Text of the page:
In addition to the organic social sharing, Green said they also did paid social advertising, such as a promoted tweet and sponsored stories.

Step #4. Keep it simple to build up the board

"The board was full of products," Green said, adding the team incorporated holiday imagery, using backgrounds for products that were red, green and some even featured in the snow.

The original pin on the board explained the outlines of the campaign to followers, but Green said really, the objective was to keep it simple.

"They could repin it in any way that they wanted," Green said. "If they wanted to repin one thing, they could. If they wanted to create a board, they could. We really left it open to their imagination."

They tried to pin a lot to the board themselves to give users many options. Green said she has seen companies do campaigns or contests that don't feature a multitude of pins, or have complicated rules, and they wanted to make it as simple as possible.

"It doesn't give people a ton of autonomy to use their own voice or pin something that they would actually want on their board," Green said about complex Pinterest contests.

Green said they had around 45 pins on the board so people could "pin something they actually liked so they wouldn’t be just pinning for the sake of pinning … to be like, 'Oh, this camera is actually cool, I'll pin this to my 'Want' board.'"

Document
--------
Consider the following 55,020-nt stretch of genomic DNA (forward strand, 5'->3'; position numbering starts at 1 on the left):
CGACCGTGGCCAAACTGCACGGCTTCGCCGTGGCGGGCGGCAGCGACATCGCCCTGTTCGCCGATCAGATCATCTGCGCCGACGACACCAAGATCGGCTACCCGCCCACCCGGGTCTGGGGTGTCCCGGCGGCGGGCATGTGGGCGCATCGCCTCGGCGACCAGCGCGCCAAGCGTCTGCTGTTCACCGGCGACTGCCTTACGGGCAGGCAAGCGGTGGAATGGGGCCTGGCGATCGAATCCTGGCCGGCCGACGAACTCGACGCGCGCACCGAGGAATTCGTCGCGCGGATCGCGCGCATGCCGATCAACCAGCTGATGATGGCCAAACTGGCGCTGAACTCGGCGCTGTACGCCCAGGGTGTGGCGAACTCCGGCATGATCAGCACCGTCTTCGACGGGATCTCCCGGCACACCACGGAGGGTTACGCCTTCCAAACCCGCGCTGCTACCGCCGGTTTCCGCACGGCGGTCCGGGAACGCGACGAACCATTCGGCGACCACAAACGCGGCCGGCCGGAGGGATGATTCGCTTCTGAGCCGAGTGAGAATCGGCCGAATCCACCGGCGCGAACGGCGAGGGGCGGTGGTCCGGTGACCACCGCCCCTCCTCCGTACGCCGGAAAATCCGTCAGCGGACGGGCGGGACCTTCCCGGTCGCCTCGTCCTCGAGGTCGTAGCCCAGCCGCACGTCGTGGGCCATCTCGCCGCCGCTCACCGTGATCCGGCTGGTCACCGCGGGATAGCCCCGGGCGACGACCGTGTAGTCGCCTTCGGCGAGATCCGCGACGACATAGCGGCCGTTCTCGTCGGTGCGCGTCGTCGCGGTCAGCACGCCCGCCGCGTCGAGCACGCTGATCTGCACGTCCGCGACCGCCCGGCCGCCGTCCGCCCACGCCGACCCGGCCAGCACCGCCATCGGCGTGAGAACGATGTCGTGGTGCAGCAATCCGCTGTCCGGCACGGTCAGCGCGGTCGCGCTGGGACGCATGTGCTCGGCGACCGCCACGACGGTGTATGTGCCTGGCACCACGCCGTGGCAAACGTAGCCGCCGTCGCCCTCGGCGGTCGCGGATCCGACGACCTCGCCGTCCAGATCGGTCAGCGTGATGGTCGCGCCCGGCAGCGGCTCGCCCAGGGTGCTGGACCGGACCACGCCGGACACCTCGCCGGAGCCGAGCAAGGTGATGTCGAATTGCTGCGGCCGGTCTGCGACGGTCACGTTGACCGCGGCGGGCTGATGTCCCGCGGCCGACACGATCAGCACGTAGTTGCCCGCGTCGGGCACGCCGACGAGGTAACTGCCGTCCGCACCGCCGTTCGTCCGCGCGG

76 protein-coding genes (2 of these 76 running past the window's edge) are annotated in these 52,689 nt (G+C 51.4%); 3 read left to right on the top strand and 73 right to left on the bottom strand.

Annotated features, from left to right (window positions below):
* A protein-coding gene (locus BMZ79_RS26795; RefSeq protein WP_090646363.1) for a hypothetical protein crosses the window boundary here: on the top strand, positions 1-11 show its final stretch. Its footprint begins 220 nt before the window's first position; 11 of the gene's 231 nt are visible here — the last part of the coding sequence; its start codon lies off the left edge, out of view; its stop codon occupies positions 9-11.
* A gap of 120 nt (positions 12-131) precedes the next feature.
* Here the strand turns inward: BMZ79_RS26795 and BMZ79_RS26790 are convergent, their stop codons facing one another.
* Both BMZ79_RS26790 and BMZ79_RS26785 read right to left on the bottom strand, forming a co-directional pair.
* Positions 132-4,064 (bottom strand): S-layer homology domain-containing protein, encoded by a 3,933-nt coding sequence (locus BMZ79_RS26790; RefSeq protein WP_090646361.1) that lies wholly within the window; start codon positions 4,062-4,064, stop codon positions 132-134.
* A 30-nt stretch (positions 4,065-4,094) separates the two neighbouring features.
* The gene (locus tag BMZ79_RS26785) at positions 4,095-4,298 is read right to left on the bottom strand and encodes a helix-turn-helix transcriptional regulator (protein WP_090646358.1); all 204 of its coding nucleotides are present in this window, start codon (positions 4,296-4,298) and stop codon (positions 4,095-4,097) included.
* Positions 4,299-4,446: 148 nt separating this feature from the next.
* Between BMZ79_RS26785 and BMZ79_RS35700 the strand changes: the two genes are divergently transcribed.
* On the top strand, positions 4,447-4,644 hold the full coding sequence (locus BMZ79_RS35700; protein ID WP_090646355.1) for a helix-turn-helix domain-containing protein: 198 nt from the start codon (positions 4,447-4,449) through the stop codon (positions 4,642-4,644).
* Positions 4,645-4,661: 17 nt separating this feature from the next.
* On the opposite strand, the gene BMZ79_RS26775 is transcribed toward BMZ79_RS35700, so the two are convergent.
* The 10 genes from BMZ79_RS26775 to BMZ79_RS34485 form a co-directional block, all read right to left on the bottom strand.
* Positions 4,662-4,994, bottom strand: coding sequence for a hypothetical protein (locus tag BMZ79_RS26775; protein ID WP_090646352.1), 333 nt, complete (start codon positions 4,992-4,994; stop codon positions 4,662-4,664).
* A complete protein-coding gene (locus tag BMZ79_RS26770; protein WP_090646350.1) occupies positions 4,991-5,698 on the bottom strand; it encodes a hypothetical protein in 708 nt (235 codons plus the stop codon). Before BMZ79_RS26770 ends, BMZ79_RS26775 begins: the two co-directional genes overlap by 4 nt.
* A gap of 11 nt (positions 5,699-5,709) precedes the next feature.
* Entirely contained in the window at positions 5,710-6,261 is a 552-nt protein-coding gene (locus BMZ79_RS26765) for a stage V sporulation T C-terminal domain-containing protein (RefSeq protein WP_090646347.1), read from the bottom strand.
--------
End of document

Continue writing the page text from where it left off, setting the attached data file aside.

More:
Keeping social media simple is one of Sony's strategies across the board, she said, "I think no matter what [platform] you're on, your user would rather have a simple experience."


"The response was really, really positive. In fact, I don't think there was any negative response. People were excited, and they thought it was a really easy way that they could give back," Green said.

The timing of the campaign was important, Green added, in being able to work within Sony's larger Love to Give campaign, as well as being one of the first companies to stand with the Give Back Tuesday event.

"Being able to align ourselves with a larger movement across the Internet was very beneficial to us. It gave us a PR story … it helped to anchor our campaign," she said.

The results they saw from the campaign were:
  • 12,500 repins to Pin it To Give it board

  • Campaign increased new follower growth by 200% over average growth per month

  • 350% increase in brand impressions over average month